The world is a huge place. It houses 8 billion people, over 8 million animal species, and countless plants and insects. It houses all of us while 71% of it is covered in water and feeds us and gives us access to its resources. But, as the population grows at an alarming rate of one percent per year and resources deplete at even higher rates, we have to wonder — will we ever run out of space on Earth?
The answer is not easy and depends on many, many factors. But we can get an idea if we understand how to define the concept of ‘space’ and look at how the population will grow in the next 100 years.
Out of the 29% of the Earth that is land, half is used for agriculture – farms, irrigation systems, homes for cattle (the other half is either frozen or barren land like deserts). The other half is mostly made up of forests and shrubberies (areas covered in shrubs). And what is left – 1% – is made up of cities, towns, villages, roads, and any other human-built space. So, we already have very little physical space to begin with. Even that one percent of land is unevenly distributed around the world, thanks to geography and the way we humans have built our communities.
We’ve already established that half of the habitable (or livable) land on Earth is used for agriculture. This is important to look at because this half of the Earth is used to feed us and other animals, so taking that agricultural land to use to make homes for the increasing population, is not an option.
Resources are another important thing that take up land space. Fuel, food, water, wood, soil, and minerals are all vital resources that we need for our survival. Hence, we cannot touch the part of habitable land that is taken up by mines, forests, or farms. An increasing population will only put more pressure on these areas as more people mean we need more of all these resources — which we may not have.
As it is with most things, global warming is the biggest villain with this problem. Global warming and climate change are making sure that we will have to actually ask if there is enough space left for everyone.
Global warming is making water levels rise, and if that happens, almost half the world’s population will face massive floods and will be forced to move. This will reduce the amount of land that is available for us to use.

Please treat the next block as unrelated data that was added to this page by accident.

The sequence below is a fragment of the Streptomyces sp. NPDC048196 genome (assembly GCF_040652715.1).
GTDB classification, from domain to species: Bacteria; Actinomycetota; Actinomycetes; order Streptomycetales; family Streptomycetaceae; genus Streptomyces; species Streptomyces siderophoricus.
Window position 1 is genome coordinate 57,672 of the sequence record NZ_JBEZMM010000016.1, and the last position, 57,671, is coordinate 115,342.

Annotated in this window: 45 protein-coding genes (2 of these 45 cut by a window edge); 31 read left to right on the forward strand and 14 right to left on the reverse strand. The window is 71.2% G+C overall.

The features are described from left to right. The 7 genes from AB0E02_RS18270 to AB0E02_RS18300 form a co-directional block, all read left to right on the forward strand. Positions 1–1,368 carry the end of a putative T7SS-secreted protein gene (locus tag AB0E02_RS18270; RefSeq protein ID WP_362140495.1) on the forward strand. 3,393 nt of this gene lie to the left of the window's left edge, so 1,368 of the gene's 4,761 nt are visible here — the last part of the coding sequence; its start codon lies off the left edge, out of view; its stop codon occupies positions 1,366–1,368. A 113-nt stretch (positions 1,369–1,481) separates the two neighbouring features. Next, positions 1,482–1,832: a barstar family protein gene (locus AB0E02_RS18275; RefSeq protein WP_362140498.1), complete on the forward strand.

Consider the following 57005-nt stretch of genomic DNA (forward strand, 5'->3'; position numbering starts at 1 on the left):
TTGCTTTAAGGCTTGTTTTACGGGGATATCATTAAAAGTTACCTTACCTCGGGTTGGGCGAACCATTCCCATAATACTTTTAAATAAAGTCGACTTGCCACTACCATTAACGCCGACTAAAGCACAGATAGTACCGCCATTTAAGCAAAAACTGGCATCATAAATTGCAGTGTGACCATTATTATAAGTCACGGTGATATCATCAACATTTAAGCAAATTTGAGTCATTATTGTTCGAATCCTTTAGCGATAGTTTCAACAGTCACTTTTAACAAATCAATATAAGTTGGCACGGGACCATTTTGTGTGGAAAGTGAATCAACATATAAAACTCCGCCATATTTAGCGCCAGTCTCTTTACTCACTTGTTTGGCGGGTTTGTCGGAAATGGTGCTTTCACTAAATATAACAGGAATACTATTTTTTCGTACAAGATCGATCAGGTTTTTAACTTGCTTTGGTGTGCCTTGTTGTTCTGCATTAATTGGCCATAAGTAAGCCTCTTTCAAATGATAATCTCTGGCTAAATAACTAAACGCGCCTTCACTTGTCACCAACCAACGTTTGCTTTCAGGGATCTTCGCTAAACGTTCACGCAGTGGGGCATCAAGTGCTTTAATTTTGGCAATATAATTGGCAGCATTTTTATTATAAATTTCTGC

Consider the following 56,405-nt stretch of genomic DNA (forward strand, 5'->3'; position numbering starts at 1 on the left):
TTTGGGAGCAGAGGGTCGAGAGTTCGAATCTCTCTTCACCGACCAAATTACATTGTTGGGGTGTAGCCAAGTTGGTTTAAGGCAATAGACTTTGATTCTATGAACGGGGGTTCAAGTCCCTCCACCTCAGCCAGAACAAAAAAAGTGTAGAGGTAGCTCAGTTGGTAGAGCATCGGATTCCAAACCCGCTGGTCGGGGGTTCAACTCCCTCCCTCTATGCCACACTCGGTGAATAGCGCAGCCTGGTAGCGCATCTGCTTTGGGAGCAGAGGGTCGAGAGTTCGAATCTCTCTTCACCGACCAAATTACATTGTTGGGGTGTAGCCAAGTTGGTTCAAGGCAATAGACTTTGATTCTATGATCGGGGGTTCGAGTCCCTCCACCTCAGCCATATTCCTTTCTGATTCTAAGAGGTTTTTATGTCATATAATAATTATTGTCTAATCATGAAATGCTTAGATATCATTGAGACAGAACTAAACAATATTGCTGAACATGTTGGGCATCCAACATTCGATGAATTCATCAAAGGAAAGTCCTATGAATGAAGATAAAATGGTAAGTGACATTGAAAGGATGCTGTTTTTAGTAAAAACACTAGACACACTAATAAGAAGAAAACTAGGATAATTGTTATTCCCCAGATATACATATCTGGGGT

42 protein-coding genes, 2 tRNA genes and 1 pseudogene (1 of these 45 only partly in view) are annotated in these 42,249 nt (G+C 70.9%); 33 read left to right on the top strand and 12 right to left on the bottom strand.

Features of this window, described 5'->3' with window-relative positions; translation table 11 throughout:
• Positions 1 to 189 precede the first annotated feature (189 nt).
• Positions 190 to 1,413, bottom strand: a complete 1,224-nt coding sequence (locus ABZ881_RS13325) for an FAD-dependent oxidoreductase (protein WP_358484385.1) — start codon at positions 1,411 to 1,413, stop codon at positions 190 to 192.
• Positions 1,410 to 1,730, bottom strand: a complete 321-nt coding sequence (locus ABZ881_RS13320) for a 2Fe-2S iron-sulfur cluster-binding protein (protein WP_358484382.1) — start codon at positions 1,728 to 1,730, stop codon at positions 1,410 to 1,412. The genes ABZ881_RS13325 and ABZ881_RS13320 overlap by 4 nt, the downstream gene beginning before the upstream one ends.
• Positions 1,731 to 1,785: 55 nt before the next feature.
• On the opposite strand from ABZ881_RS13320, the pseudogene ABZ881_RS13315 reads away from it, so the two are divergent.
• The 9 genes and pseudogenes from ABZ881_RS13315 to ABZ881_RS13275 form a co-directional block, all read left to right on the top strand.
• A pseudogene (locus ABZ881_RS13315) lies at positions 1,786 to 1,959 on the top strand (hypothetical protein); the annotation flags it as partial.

Climate change is also literally changing the landscape. We have fewer forests due to deforestation and more frequent forest fires. Agricultural land is losing fertility, thanks to use of harmful pesticides and farming practices. Additionally, as cities and towns expand to house more people, farm lands, mountainous regions, and forests are being converted into buildings.
So, will we run out of space for people in the future?
While it seems like a very real possibility, experts suggest that it may not actually happen. The world’s population is set to increase to over 9 billion by 2050, but experts believe that it will also stabilise after that, which means it won’t grow to 10 billion any time soon.
If we take strict, preventative measures against global warming today, we may still have hope for an increasing population. According to the World Health Organisation, there are more than 820 million people who go hungry every day, and around 784 million people don’t have access to clean water. Even if we have enough land to live on, we have to also ensure that we have enough to survive.
What do you think cities in 2050 will look like? Let us know in the comments.
1. How many people can the world support?
Some experts say the world’s capacity for people is around 9-10 billion.
2. How much space is there per person in the world?
As some mathematicians concluded, with the current population and available land, 0.011 square km of land is available per person.
3. How much space does a human take up?
In terms of physics alone, a human takes up an average of . 0664 cubic metres of space. The total volume of all humans in the world is about 485 million cubic metres.
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